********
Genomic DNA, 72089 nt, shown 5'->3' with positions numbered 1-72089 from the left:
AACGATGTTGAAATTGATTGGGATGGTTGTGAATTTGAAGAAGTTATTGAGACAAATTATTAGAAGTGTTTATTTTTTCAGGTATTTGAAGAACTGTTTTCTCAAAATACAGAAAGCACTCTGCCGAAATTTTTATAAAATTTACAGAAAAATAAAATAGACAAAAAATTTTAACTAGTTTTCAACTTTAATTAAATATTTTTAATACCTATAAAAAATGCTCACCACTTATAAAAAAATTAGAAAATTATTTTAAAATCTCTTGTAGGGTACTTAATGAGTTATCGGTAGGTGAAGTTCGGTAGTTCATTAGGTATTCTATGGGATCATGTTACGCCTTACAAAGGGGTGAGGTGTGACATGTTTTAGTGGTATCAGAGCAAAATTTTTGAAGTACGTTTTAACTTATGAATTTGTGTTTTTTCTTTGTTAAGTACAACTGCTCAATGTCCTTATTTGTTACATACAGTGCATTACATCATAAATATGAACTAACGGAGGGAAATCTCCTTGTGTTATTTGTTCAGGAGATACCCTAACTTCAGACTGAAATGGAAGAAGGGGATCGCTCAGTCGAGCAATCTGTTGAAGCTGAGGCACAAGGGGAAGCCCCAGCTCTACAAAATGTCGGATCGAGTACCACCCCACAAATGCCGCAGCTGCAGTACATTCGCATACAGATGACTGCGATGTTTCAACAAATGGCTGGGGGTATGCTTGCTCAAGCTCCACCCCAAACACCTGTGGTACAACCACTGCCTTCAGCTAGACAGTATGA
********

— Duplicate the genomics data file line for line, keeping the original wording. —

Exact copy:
Genomic DNA, 72089 nt, shown 5'->3' with positions numbered 1-72089 from the left:
AACGATGTTGAAATTGATTGGGATGGTTGTGAATTTGAAGAAGTTATTGAGACAAATTATTAGAAGTGTTTATTTTTTCAGGTATTTGAAGAACTGTTTTCTCAAAATACAGAAAGCACTCTGCCGAAATTTTTATAAAATTTACAGAAAAATAAAATAGACAAAAAATTTTAACTAGTTTTCAACTTTAATTAAATATTTTTAATACCTATAAAAAATGCTCACCACTTATAAAAAAATTAGAAAATTATTTTAAAATCTCTTGTAGGGTACTTAATGAGTTATCGGTAGGTGAAGTTCGGTAGTTCATTAGGTATTCTATGGGATCATGTTACGCCTTACAAAGGGGTGAGGTGTGACATGTTTTAGTGGTATCAGAGCAAAATTTTTGAAGTACGTTTTAACTTATGAATTTGTGTTTTTTCTTTGTTAAGTACAACTGCTCAATGTCCTTATTTGTTACATACAGTGCATTACATCATAAATATGAACTAACGGAGGGAAATCTCCTTGTGTTATTTGTTCAGGAGATACCCTAACTTCAGACTGAAATGGAAGAAGGGGATCGCTCAGTCGAGCAATCTGTTGAAGCTGAGGCACAAGGGGAAGCCCCAGCTCTACAAAATGTCGGATCGAGTACCACCCCACAAATGCCGCAGCTGCAGTACATTCGCATACAGATGACTGCGATGTTTCAACAAATGGCTGGGGGTATGCTTGCTCAAGCTCCACCCCAAACACCTGTGGTACAACCACTGCCTTCAGCTAGACAGTATGA